Since earning her master’s degree in 2013, Marsom has been an ambassador for Eastern’s program.
“I loved the variety of courses, particularly vernacular architecture,” she says. “I formed close friendships with a wonderful network of peers. Thanks to my professors’ connections, I had incredibly valuable internships.
“I also fell in love with the Midwest, which is an overlooked region for historic assets. People who move to the region and enroll in a program like Eastern’s will find many opportunities for becoming community leaders and making a great impact.”
Marsom lives in a modest 1920s bungalow in Columbus’ Eastmoor neighborhood. She worked for nearly two years as a historic preservation advocate for the German Village Society. After a stint working for a preservation consulting firm, she launched her own consulting business in August 2017.
Besides helping developers integrate preservation techniques in their projects and pursue state historic tax credits, Marsom specializes in heritage interpretation—telling stories of the past through exhibit labels, tours and hands-on workshops.
“I want to make preservation interdisciplinary and dynamic,” she says. “I’ve been sewing since age 5 and leveraged that at a recent conference in Phoenix. I led a pillow sewing workshop using a pattern inspired by the Mid-Century Modern movement. This activity tells the story of the influence women had on the movement.”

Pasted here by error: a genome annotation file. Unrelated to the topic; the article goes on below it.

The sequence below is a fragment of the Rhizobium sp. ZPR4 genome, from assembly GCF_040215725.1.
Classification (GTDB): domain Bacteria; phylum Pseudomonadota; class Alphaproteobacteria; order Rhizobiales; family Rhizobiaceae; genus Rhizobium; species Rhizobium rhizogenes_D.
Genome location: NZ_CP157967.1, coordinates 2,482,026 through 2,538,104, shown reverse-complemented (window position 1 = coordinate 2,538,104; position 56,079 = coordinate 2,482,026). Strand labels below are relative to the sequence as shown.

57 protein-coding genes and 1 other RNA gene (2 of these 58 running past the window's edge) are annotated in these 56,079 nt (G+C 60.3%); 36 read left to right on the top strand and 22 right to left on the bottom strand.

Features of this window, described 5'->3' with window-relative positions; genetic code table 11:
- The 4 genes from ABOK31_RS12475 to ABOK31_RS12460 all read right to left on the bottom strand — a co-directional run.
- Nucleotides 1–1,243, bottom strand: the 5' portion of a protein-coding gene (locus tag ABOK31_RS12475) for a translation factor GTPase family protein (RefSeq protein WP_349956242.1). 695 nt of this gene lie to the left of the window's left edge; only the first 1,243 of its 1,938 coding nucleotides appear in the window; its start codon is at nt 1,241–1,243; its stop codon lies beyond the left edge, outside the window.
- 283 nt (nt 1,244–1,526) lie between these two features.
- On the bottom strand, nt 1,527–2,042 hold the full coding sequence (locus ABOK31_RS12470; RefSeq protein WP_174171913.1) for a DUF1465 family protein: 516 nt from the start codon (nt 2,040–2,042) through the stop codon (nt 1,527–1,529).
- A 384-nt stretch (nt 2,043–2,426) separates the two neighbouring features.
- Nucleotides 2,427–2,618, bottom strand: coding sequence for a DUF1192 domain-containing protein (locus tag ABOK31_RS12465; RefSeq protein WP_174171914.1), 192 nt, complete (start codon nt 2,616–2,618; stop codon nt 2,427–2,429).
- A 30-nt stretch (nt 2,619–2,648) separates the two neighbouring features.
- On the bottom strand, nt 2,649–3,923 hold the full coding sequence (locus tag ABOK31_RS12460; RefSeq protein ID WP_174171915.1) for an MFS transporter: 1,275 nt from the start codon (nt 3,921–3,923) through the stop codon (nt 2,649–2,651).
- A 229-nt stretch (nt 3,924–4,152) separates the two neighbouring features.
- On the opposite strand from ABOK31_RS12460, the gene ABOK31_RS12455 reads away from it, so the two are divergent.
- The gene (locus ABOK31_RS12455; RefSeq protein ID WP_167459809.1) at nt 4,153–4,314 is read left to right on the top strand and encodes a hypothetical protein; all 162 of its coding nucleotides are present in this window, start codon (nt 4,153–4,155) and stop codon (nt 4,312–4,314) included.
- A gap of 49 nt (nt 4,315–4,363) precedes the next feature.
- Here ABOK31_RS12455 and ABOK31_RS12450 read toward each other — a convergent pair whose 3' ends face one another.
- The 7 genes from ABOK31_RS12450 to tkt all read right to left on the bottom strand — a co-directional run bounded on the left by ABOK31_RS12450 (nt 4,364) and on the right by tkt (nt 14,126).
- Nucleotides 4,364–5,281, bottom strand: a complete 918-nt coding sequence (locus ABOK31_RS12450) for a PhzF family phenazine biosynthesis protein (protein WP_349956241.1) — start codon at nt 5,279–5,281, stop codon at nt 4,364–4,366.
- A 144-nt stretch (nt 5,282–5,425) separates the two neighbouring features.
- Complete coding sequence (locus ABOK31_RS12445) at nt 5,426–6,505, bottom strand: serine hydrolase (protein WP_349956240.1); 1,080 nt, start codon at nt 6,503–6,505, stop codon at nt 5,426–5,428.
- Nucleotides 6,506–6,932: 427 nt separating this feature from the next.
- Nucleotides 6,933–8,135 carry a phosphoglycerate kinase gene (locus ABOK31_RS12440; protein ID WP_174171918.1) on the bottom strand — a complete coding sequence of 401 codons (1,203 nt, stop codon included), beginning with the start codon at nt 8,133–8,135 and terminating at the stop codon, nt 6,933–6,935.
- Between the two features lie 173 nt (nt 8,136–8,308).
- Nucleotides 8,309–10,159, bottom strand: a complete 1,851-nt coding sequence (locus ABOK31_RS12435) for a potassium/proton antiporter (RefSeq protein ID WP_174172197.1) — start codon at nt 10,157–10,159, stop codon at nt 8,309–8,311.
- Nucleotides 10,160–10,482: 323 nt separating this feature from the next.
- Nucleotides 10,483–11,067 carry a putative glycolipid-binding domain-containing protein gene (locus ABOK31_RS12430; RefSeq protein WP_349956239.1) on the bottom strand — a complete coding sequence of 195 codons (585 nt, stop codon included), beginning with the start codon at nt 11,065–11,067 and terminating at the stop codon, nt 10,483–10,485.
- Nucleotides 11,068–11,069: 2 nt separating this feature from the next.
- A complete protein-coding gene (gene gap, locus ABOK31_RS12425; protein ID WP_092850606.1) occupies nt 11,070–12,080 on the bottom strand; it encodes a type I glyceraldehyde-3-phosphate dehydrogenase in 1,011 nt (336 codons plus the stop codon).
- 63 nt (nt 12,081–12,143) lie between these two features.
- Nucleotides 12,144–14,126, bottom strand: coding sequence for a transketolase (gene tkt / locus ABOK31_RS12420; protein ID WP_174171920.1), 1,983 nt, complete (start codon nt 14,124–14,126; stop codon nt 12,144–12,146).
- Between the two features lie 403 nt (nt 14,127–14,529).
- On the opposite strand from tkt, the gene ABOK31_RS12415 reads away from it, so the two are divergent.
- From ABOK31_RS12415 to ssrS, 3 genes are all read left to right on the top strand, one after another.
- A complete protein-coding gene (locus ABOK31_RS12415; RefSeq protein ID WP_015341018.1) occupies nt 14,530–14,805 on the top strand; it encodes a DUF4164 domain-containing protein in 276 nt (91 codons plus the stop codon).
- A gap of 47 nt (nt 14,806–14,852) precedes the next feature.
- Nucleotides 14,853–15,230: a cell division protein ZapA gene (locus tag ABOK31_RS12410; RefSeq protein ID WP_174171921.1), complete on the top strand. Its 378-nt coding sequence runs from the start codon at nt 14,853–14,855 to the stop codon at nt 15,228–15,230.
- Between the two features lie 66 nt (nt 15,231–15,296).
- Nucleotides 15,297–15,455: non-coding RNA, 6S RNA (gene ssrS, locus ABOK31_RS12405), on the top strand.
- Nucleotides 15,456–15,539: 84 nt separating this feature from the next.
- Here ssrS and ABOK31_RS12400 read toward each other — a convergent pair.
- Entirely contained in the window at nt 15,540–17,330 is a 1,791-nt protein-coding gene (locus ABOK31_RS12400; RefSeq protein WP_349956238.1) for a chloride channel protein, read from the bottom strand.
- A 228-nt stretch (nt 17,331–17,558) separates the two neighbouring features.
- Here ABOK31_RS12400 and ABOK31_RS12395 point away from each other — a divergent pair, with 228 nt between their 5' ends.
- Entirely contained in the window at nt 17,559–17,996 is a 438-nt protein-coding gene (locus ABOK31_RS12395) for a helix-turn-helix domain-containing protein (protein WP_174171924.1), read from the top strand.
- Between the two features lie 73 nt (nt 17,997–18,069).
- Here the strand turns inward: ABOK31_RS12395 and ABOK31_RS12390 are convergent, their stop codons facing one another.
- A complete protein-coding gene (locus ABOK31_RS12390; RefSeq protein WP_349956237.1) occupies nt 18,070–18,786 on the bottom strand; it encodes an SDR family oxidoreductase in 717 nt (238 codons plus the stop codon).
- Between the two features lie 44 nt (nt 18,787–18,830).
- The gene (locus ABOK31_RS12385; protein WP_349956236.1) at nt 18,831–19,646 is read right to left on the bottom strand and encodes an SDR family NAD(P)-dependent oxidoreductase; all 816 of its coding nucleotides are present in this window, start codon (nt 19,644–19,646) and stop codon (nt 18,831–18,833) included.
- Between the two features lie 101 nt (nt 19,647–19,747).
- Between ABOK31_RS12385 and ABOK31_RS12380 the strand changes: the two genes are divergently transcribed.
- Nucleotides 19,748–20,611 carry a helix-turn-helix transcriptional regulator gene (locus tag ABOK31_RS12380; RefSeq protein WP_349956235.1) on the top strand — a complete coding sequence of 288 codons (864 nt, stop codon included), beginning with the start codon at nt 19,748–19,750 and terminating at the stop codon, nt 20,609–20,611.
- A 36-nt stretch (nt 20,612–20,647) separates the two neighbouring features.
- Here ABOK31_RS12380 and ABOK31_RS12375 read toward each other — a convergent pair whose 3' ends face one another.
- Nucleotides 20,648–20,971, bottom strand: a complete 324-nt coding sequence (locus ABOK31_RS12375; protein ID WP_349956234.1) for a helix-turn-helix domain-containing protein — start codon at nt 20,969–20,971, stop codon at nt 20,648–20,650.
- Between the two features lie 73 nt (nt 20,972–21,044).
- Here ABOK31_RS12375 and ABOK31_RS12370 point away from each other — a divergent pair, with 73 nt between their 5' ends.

Marsom also used her sewing skills to launch her Tiny Activist Project. To highlight lesser known stories of people who fought to save cultural resources, Marsom makes and sells hand-sewn Jane Jacobs dolls. Jacobs played a large role in saving Washington Square Park in Greenwich Village from development in the 1960s.
“The Jacobs doll helps start conversations about historic preservation and community planning,” Marsom says. “I introduced it at a conference in 2016. As it became more popular, I started selling them online through the Tiny Activist Project. Proceeds fund a scholarship to help people attend the annual National Trust conference.”
Marsom has sold about 250 dolls to people in more than 30 states and 10 countries. Sales have helped 10 people attend the conference to date.
Besides leading workshops and speaking at conferences across the country, Marsom also helped launch the Young Ohio Preservationists and the Rust Belt Coalition of Young Preservationists. The latter group organizes “Rust Belt Takeovers.” These events feature tours, social gatherings and preservation strategies for people seeking to protect cultural assets in rust belt cities. Takeovers have taken place in cities like Buffalo, Cincinnati and Rochester, N.Y.
Marsom continues to seek ways to make historic preservation accessible and inclusive for diverse age groups.
“I’m passionate about leading the future of preservation through outreach activities engaging children and young adults,” she says. “To understand the present, we need to understand the past. If we can impart that to people at a young age, we can help them become a force for the future of their communities.”
With Marsom as a leader, it seems the preservation movement is poised to flourish for yet another generation.